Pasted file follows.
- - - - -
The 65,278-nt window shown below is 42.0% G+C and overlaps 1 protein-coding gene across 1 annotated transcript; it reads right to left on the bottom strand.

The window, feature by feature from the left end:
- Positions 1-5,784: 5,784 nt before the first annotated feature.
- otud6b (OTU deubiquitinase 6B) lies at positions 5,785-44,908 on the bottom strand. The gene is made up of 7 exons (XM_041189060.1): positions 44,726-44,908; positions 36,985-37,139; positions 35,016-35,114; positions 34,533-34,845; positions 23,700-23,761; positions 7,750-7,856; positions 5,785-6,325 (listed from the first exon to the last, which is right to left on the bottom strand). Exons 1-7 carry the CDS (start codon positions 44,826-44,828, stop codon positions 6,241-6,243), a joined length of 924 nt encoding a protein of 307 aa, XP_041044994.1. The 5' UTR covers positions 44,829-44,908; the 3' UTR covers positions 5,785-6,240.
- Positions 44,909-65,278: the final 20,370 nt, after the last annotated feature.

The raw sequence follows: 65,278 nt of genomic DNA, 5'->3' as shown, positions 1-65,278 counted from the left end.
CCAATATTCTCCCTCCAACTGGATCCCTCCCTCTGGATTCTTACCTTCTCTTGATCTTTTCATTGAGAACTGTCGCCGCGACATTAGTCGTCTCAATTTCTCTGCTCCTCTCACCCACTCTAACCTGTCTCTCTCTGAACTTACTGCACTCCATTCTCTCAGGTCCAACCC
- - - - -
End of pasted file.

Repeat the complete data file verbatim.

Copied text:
The 65,278-nt window shown below is 42.0% G+C and overlaps 1 protein-coding gene across 1 annotated transcript; it reads right to left on the bottom strand.

The window, feature by feature from the left end:
- Positions 1-5,784: 5,784 nt before the first annotated feature.
- otud6b (OTU deubiquitinase 6B) lies at positions 5,785-44,908 on the bottom strand. The gene is made up of 7 exons (XM_041189060.1): positions 44,726-44,908; positions 36,985-37,139; positions 35,016-35,114; positions 34,533-34,845; positions 23,700-23,761; positions 7,750-7,856; positions 5,785-6,325 (listed from the first exon to the last, which is right to left on the bottom strand). Exons 1-7 carry the CDS (start codon positions 44,826-44,828, stop codon positions 6,241-6,243), a joined length of 924 nt encoding a protein of 307 aa, XP_041044994.1. The 5' UTR covers positions 44,829-44,908; the 3' UTR covers positions 5,785-6,240.
- Positions 44,909-65,278: the final 20,370 nt, after the last annotated feature.

The raw sequence follows: 65,278 nt of genomic DNA, 5'->3' as shown, positions 1-65,278 counted from the left end.
CCAATATTCTCCCTCCAACTGGATCCCTCCCTCTGGATTCTTACCTTCTCTTGATCTTTTCATTGAGAACTGTCGCCGCGACATTAGTCGTCTCAATTTCTCTGCTCCTCTCACCCACTCTAACCTGTCTCTCTCTGAACTTACTGCACTCCATTCTCTCAGGTCCAACCC